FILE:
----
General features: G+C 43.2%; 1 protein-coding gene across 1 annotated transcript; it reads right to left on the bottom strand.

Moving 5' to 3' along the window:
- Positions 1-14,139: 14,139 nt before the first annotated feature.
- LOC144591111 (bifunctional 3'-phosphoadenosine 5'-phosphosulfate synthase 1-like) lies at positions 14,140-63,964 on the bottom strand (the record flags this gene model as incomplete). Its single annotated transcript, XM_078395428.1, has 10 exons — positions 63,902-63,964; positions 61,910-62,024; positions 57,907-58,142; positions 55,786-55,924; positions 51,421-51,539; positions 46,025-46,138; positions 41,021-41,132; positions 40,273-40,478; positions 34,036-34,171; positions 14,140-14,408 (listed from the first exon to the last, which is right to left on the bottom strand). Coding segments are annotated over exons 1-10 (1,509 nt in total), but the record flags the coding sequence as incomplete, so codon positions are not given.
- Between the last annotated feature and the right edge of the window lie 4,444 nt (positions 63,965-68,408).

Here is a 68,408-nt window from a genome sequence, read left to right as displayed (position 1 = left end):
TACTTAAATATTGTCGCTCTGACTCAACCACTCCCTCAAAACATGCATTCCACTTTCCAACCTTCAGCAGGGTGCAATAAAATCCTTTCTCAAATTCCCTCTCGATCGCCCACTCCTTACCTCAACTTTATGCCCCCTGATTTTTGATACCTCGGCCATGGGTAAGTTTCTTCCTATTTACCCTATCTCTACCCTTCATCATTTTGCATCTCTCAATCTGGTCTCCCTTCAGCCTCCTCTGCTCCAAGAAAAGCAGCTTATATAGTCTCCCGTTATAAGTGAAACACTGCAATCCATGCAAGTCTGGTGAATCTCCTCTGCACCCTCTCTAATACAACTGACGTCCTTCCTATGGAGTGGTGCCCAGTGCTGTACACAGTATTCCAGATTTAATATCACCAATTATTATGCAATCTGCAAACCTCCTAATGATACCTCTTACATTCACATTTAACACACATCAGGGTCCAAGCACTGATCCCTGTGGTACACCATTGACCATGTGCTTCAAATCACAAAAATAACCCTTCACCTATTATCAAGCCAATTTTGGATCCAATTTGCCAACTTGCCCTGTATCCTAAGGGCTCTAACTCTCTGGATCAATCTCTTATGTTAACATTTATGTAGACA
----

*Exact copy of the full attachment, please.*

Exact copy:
General features: G+C 43.2%; 1 protein-coding gene across 1 annotated transcript; it reads right to left on the bottom strand.

Moving 5' to 3' along the window:
- Positions 1-14,139: 14,139 nt before the first annotated feature.
- LOC144591111 (bifunctional 3'-phosphoadenosine 5'-phosphosulfate synthase 1-like) lies at positions 14,140-63,964 on the bottom strand (the record flags this gene model as incomplete). Its single annotated transcript, XM_078395428.1, has 10 exons — positions 63,902-63,964; positions 61,910-62,024; positions 57,907-58,142; positions 55,786-55,924; positions 51,421-51,539; positions 46,025-46,138; positions 41,021-41,132; positions 40,273-40,478; positions 34,036-34,171; positions 14,140-14,408 (listed from the first exon to the last, which is right to left on the bottom strand). Coding segments are annotated over exons 1-10 (1,509 nt in total), but the record flags the coding sequence as incomplete, so codon positions are not given.
- Between the last annotated feature and the right edge of the window lie 4,444 nt (positions 63,965-68,408).

Here is a 68,408-nt window from a genome sequence, read left to right as displayed (position 1 = left end):
TACTTAAATATTGTCGCTCTGACTCAACCACTCCCTCAAAACATGCATTCCACTTTCCAACCTTCAGCAGGGTGCAATAAAATCCTTTCTCAAATTCCCTCTCGATCGCCCACTCCTTACCTCAACTTTATGCCCCCTGATTTTTGATACCTCGGCCATGGGTAAGTTTCTTCCTATTTACCCTATCTCTACCCTTCATCATTTTGCATCTCTCAATCTGGTCTCCCTTCAGCCTCCTCTGCTCCAAGAAAAGCAGCTTATATAGTCTCCCGTTATAAGTGAAACACTGCAATCCATGCAAGTCTGGTGAATCTCCTCTGCACCCTCTCTAATACAACTGACGTCCTTCCTATGGAGTGGTGCCCAGTGCTGTACACAGTATTCCAGATTTAATATCACCAATTATTATGCAATCTGCAAACCTCCTAATGATACCTCTTACATTCACATTTAACACACATCAGGGTCCAAGCACTGATCCCTGTGGTACACCATTGACCATGTGCTTCAAATCACAAAAATAACCCTTCACCTATTATCAAGCCAATTTTGGATCCAATTTGCCAACTTGCCCTGTATCCTAAGGGCTCTAACTCTCTGGATCAATCTCTTATGTTAACATTTATGTAGACA